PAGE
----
A 17-year-old male presented with acute bilateral paracentral scotomata and blurred vision. Funduscopic examination showed bilateral macular serous retinal detachment and yellow-white placoid lesions at the level of retinal pigment epithelium. OCT study showed typical VKH disease findings with marked choroidal thickening and macular serous retinal detachment partly with subretinal septa in both eyes. FA demonstrated hypofluorescence at the placoid lesions in the early phase and hyperfluorescence in the late phase. Laboratory investigation showed negative result for HLA-DR4 serotype and the patient’s cerebrospinal fluid test values were within normal range. We made the diagnosis of APMPPE from these results. At 2-month follow-up without the use of corticosteroids, OCT reexamination showed complete amelioration of subretinal fluid in both eyes. Patchy pigmentary lesions also resolved clinically with partial chorioretinal scars. The results in this case suggested OCT findings in APMPPE patients could be similar to characteristic features usually found in acute VKH disease. We recommend comprehensive assessments such as FA, cerebral spinal fluid analysis, and HLA typing which help in leading proper diagnosis.

1. Introduction

Acute posterior multifocal placoid pigment epitheliopathy (APMPPE) is a rare inflammatory eye disease typically affecting healthy young adults [1]. Patients typically present with bilateral rapid loss of central vision associated paracentral scotomata. Photopsias may occur prior to vision loss. Central nervous systems disorders such as headache and cerebrovascular vasculitis may be also observed [2]. Approximately 33% of APMPPE patients report flu-like symptoms prior to the onset of the disease [3]. The funduscopic examination typically shows bilateral multiple round, placoid, and gray-white lesions at the level of the retinal pigment epithelium (RPE) with distinctive findings of fluorescein angiography (FA) [1]. Visual outcome is normally good, with more than 80% of APMPPE patients without foveal involvement resolving visual acuity of 20/25 or better, but some patients experienced incomplete restoration of visual function [3]. Therefore, whether treatment should be done or not for the patients with APMPPE is still controversial issue. Although the pathogenesis of APMPPE is still under debate, it is currently thought to be secondary to an obstructive vasculitis, resulting in hypoperfusion of terminal choroidal lobules in the posterior pole with secondary impairment of RPE and retinal outer layer. To our knowledge, three studies have recently reported that APMPPE may share characteristic features with the acute phase of VKH disease, making it difficult to make the diagnosis of two diseases [46]. In this paper, we report a case of 17-year-old patient with APMPPE closely resembling OCT findings of acute VKH disease. Because there are still few cases reporting similar contents, we review the latest ocular imaging findings of two diseases and take some key points for proper diagnosis.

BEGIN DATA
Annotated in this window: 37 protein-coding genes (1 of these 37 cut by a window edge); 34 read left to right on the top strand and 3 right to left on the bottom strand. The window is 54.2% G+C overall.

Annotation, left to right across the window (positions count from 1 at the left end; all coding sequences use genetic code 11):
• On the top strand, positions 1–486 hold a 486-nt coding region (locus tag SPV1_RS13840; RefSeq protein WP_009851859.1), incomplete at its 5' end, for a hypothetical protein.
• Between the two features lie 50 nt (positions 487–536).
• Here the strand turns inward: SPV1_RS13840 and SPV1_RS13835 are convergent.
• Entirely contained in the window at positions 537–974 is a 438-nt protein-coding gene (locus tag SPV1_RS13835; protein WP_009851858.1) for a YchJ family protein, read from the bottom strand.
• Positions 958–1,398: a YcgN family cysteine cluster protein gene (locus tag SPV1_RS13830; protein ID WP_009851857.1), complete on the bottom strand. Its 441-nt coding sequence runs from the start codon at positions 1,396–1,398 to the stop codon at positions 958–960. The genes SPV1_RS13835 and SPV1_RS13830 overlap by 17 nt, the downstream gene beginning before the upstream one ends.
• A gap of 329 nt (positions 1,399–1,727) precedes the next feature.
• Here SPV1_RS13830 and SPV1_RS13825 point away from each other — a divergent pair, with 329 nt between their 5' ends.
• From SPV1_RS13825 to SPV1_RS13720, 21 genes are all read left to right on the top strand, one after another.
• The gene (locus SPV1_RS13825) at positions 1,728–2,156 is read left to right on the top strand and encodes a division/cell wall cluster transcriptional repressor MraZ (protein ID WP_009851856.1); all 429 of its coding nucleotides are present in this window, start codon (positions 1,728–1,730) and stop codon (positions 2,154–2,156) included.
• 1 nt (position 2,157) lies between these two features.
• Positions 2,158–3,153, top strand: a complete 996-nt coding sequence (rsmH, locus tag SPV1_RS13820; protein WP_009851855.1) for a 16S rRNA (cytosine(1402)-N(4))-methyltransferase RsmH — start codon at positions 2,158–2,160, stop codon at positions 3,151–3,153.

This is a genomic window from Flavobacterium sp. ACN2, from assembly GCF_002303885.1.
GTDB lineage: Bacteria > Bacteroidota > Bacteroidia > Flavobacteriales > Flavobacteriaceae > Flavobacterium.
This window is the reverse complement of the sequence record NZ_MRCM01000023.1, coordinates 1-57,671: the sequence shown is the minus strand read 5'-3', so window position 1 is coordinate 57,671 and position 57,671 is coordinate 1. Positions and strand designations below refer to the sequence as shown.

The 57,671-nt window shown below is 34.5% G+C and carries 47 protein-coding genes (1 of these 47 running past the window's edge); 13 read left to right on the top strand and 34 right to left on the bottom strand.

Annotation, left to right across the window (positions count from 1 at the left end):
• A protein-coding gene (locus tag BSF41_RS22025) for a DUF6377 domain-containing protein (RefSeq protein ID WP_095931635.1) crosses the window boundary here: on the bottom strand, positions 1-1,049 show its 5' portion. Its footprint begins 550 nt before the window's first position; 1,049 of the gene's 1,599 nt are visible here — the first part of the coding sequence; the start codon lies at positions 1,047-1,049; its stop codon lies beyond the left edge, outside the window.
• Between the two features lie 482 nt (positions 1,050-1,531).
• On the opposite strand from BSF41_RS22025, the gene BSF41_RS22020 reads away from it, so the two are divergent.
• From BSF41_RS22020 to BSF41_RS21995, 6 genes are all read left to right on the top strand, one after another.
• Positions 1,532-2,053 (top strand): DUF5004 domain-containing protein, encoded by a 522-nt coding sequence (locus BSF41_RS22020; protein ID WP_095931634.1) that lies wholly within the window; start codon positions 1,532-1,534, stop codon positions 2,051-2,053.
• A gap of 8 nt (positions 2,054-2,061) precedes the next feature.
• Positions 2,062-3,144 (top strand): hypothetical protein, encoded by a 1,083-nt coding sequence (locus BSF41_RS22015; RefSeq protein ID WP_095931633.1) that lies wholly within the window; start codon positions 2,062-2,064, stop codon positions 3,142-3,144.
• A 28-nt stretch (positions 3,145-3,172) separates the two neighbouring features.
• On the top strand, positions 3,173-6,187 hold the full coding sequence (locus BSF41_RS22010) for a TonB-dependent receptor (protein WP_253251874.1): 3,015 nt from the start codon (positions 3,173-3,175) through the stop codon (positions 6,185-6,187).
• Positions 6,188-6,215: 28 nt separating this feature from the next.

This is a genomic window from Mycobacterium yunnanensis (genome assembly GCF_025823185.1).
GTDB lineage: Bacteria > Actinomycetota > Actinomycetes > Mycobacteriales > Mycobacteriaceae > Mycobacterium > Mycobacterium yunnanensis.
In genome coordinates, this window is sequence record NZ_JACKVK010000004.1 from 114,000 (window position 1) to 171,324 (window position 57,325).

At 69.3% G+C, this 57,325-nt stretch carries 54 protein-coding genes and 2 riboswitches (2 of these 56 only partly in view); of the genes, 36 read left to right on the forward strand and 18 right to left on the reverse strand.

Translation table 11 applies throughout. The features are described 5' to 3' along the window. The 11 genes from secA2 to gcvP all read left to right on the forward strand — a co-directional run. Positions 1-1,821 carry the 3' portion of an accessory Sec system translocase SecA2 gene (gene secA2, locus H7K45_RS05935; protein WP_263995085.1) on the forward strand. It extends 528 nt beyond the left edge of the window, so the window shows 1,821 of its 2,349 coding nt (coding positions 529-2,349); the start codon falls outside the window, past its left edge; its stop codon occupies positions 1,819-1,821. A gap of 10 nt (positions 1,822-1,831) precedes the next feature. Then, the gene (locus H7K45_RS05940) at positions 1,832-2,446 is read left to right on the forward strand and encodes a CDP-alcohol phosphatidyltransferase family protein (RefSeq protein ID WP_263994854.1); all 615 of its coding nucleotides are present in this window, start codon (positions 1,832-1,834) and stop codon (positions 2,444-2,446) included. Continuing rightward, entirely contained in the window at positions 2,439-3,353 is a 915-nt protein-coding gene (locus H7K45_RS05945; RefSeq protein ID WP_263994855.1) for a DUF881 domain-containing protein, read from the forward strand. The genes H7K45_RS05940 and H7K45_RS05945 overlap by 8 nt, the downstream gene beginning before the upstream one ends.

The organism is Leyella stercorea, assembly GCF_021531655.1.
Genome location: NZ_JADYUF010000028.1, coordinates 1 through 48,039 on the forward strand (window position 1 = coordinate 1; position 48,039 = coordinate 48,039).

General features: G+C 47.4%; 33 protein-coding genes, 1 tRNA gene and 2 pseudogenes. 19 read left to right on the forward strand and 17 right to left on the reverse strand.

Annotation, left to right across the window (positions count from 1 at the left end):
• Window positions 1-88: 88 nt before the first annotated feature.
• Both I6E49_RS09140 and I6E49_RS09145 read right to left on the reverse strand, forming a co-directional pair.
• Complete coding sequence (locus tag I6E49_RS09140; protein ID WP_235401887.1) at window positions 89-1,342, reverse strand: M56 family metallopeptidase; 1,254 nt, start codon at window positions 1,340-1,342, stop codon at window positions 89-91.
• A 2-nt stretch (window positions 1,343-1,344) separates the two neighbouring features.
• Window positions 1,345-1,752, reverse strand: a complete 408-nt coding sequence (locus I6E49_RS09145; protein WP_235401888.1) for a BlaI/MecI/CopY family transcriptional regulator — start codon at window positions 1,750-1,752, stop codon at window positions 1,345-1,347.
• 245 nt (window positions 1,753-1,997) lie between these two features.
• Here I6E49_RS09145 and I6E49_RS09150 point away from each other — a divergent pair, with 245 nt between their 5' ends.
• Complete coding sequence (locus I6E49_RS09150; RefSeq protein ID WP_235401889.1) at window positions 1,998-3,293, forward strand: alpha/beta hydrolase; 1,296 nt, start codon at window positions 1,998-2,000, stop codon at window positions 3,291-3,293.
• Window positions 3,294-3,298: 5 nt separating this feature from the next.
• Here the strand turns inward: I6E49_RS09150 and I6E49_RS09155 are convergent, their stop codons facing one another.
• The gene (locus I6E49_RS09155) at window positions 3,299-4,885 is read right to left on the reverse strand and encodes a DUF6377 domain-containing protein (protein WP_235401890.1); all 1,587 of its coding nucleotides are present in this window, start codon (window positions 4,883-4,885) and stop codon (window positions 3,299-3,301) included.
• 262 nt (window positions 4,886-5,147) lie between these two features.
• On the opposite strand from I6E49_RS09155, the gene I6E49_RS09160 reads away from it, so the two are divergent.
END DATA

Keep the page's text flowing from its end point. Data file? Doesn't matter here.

2. Case Report